After sitting on her eggs for around 21 days until they hatch, a chicken will typically stay with her chicks for 6 to 8 weeks. When her chicks are old enough to fend for themselves, the mother hen will go back to her flock and return to ‘normal life.
The extract time span will vary from hen to hen. Don’t be surprised it takes a few weeks longer than 8 weeks. Although, any sooner than 6 weeks are there is a chance the chicks are not ready to fend for themselves.
Likewise, chicks develop at different rates. It’s a good idea to keep an eye on the chicks after the hen leaves to make sure they’re warm enough, safe, and provide a good starter feed.
Do Hens Look After Their Chicks?
A mother hen will look after her chicks for 6 to 8 weeks after they’ve hatched. It’s really one of nature’s miracles, and a fascinating process to watch.
Most chicks will have a proper coat of feathers by the time they’re six weeks of age. This varies slightly depending on the breed, but you’ll see the difference between chick ‘fluff’ and their first proper plumage.
You also have to take into account what the weather is like, where the chicks are, and so on. Hens are obviously intuitive and caring mothers, but sometimes you may need to help out a little.
Also, keep in mind that hens are not mammals, so they do not produce milk. They feed their chicks by finding bits of food and sharing with them.
You’ll need to provide a starter feed after mother hen leaves them to fend for themselves. They’ll eat this up until about 18-20 weeks of age before moving on to a lower protein layer feed.
Related - Do hens produce milk for their chicks?
When Can You Take a Baby Chick Away From Its Mother?
If you’ve allowed a hen to incubate her eggs and they’ve successfully hatched into chicks, unless there is a very good reason you should let the mother hen decide when it’s time to leave them.
If you have to separate a mother from chicks for their own well-being, ideally you’ll move them into a brooder and monitor the temperature with a heat lamp until they’re at least 6 weeks old.
This is about the same age that a mother hen will typically leave her chicks as this is when they’re able to survive moderate temperatures and fend for themselves.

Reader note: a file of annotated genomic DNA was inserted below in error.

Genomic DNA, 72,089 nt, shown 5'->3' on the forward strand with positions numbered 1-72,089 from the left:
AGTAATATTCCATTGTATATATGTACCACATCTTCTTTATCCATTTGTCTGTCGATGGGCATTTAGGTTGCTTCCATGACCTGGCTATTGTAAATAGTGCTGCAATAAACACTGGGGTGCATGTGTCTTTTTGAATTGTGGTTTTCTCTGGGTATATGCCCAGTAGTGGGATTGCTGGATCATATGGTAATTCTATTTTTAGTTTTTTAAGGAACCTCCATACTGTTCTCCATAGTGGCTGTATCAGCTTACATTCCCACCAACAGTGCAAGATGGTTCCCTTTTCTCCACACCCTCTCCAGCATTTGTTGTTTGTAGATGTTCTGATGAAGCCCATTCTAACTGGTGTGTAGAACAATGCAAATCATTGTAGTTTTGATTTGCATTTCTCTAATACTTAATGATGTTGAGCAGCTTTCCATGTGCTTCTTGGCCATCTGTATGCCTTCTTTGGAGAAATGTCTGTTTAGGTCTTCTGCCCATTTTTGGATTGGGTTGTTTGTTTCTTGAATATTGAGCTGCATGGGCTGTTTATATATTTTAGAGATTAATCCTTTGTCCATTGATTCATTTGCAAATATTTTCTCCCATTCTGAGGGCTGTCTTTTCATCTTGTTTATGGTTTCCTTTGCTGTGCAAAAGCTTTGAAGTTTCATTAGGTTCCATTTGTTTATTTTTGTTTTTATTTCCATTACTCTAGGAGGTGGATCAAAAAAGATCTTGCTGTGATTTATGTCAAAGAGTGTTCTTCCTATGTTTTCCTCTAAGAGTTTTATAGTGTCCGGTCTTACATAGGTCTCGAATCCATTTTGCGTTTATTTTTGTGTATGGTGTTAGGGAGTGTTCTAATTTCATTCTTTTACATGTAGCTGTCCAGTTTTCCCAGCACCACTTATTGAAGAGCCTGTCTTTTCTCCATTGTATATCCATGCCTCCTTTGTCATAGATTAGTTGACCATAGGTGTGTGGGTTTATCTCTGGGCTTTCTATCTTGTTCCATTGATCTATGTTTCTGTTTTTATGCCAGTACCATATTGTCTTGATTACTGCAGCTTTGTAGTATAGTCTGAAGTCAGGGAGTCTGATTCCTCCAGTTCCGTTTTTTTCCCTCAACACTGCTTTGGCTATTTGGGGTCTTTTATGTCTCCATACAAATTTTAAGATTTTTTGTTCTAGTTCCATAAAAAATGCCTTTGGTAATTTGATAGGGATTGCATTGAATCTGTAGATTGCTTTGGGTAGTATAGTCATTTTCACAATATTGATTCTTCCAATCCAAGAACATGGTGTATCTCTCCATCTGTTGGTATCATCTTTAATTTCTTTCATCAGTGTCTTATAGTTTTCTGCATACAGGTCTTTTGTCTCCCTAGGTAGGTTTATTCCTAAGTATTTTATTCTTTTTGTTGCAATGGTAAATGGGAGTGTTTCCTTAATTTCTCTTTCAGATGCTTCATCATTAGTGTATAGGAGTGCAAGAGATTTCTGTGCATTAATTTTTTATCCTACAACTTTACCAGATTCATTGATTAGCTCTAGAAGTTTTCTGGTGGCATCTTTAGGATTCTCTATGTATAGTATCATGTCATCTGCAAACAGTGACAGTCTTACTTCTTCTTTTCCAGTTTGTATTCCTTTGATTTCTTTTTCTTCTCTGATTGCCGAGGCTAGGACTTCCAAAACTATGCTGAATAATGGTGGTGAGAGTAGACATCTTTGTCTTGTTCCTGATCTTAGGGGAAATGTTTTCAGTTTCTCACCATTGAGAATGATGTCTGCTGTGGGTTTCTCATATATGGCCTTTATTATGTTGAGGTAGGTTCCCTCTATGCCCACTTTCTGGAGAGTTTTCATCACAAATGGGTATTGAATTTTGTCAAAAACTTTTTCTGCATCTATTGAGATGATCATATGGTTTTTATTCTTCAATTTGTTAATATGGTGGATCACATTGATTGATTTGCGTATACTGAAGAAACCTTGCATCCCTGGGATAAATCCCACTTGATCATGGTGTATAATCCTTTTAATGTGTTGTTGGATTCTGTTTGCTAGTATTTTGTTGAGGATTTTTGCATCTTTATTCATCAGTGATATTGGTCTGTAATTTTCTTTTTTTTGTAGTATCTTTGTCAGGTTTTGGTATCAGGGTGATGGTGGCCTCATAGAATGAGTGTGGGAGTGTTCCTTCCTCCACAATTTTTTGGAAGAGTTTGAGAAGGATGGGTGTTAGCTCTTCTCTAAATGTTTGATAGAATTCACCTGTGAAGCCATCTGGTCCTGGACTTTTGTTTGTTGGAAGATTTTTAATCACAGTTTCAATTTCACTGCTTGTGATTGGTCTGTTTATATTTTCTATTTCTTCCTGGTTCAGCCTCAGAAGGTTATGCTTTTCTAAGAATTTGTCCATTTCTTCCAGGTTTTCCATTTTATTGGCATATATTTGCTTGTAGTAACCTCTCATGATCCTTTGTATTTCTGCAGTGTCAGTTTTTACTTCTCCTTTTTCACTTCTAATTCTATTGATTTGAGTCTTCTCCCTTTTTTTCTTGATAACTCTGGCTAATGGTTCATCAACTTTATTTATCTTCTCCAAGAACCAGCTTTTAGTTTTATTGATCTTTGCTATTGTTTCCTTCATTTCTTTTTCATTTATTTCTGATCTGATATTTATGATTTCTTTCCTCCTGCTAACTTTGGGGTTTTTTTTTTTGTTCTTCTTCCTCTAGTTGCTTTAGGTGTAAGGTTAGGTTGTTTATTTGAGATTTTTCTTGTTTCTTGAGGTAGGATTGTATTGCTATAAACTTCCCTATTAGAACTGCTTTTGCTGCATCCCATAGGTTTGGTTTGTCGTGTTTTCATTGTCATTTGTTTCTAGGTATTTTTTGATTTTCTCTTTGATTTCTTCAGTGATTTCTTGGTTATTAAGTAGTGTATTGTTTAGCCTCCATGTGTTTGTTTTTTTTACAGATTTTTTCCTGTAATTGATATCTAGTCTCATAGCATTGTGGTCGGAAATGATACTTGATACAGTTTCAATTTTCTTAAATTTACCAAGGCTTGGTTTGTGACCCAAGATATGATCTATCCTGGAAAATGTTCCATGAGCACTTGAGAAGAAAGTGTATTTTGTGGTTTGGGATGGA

If a mother is rearing her own chicks, let nature take its course. They will leave them when they are sure they’re ready to be left. Which, as discussed, is usually around 6 to 8 weeks of age.
Related - What temperature is too cold for baby chicks?
When Should You Separate Chicks From Hens?
There are certain signs that you need to separate chicks from their mother for their own safety, the most common signs are:
- When mother hen is visibly agitated and not caring for the chicks properly.
- When there is a serious risk of predators attacking the chicks.
- When the mother is unwell and struggling to look after the chicks.
- When the weather conditions are too harsh and the chicks are at risk.
If you’re concerned about any of the above being a health risk to the chicks, you should move them into a brooder where you can monitor them.
Do Hens Get Sad When You Take Their Chicks?
The answer to this isn’t straightforward. There are two parts to how this is answered, the first is that it depends on the hen.
Some hens will barely notice if you take their chicks and will simply go back to flock life. While others will look and act distraught, will search for their young, and clearly be distressed about it.
The second part is whether or not you think chickens are capable of feeling sad. Whether or not animals get sad or depressed has been debated and studied for a number of years.
Scientifically, we do know that animals can show the symptoms or signs of being depressed. Most notably this is observed with zoo animals that are clearly not able to be themselves kept in captivity.
So, if a chicken is visibly distraught about her chicks being taken away, I think it’s fair to say that they’re sad about it.
Although it may not be sadness in the way we feel sad and it’s not due to conscious thought, it’s causing them to be distressed.
Related - Do chickens cry when they’re sad?
Will a Rooster Kill Chicks?
Unfortunately, roosters attacking and killing chicks is all too common an occurrence. You should always take steps to make sure roosters do not have access to unsupervised chicks.
A mother hen will always do her best to protect her chicks when she’s present, and that’s usually enough to keep roosters at bay.
The risk is something you need to be aware of, however. Try to give your hen a nice quiet space away from the flock and where your rooster patrols to raise her chicks.
If you’re witnessing a hen hatch and care for her chicks for the first time, it’s one of the most magical - and stressful - experiences.
It’s not often someone needs to step in. Chickens are very adept at surviving and raising their young, and instinctively know when it’s time to leave their chicks to fend for themselves.
You will see them start to - or suddenly - leave their chicks around 6-8 weeks of age. At this point, you’ll see they have feathers, are eating starter feed and foraging, and learning about the world around them.
It’s a truly wonderful experience!
Image credits - Photo by Esperanza Doronila on Unsplash